But then all off a sudden it all hits rock bottom and this is where I need my time machine. The past has unfortunately caught up with the present and situations have changed considerably, leaving not only me clueless I’m afraid. As it turns out Izzy is struck by illness and just recently (2nd of August, right in the middle of this review) the band announced that they have come to a friendly mutual agreement to part ways, which leaves me rather unsettled, for I think they could have evolved into something beautiful together. I sincerely hope it will turn out for the better for both Cyrcus Flyght and Isabel D’Ambrosio (wishing her a good health) and I’ll certainly keep track of any developments on both camps. For now I’m off again in my DeLorean cherishing my first encounter to Endless Fall, imagining what might have been accomplished in years to come by this incarnation of Cyrcus Flyght, after which I’ll come back to the future, I promise...
Dead End Space - The Resistance
Sometimes a review of a great little album can be short, sharp and to the point; leaving the reader to easily decide if it is something for them or not. This is such a review.
Chicago-born, Swedish-living guitarist, vocalist and songwriter Johnny Engstrom has been working as a musician and playing in bands for over 20 years. Having (re)formed a trio with bassist Niklas Högberg and drummer Galle Johansson in 2008, they released a trio of albums as the Johnny Engstrom Band, before changing their moniker to the more inspiring Dead End Space. It was the first album under that name in which I first discovered their music. My very positive critique of Distortion Of Senses for DPRP back in 2013 can be read here.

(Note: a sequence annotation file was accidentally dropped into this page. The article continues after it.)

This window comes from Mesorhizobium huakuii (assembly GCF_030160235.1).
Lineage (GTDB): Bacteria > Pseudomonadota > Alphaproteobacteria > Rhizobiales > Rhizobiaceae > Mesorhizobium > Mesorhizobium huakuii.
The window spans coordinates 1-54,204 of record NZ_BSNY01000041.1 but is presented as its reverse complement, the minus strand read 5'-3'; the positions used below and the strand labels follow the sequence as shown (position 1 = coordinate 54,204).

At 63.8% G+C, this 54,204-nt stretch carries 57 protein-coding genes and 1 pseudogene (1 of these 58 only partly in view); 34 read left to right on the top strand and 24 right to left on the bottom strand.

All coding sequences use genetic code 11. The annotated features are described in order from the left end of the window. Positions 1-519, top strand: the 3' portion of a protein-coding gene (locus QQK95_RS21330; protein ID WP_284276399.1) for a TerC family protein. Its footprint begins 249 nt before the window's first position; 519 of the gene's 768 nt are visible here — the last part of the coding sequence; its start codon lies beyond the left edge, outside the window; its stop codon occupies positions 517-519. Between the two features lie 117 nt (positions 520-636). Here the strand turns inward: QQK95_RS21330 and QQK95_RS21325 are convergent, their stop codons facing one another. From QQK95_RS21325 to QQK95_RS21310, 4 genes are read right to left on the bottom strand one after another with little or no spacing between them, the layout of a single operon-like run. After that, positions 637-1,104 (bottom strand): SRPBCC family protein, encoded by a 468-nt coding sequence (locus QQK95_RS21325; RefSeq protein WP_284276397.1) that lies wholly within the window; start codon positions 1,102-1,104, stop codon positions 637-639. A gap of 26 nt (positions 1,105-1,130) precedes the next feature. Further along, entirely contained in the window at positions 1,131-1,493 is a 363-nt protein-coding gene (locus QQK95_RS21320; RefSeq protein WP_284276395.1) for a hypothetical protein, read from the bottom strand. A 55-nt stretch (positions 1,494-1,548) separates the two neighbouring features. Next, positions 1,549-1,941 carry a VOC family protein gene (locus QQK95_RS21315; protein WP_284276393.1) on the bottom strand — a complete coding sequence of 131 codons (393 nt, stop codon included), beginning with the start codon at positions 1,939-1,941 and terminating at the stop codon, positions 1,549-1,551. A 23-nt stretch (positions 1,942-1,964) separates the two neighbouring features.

The Resistance is the follow-up and is based on a short story by Canadian sci-fi author Allan Weiss. For those that enjoy a story with their music, this one deals with a dystopian world in a not too far away future, where the dark society is collaborating with an evil alien race. Their plan is to empty the planet's resources and escape, leaving the human slaves behind. The only thing that can save them, is the enduring resistance team and the star people from the seven stars.
As with their last album, the music can best be described as heavy progressive melodic rock with hints of metal and splashes of more mainstream rock. Fans of Power Windows-era Rush will naturally find much to cherish on this disc. Desert Lights mirrors Manhattan Project wonderfully. The Watchers is another favourite. The opening riff reflects latter-day Fates Warning, but with the keyboards adding colour and depth. The Silencers, with its lively beat, reminds me of Simple Minds, especially in the vocal patterns.
Again as with their last release, every song is easily accessible, with strong hooks and melodies, yet there is enough depth to the compositions to deserve repeat plays. The bass and drums add a compelling dynamic throughout, and the guitar work is detailed and varied. As with Distortion Of Senses, this will easily be among my Top 10 albums of the year. If you enjoy the track on the Bandcamp link (samples) above, then this should be an instant purchase.
Full Nothing - Somewhere And Nowhere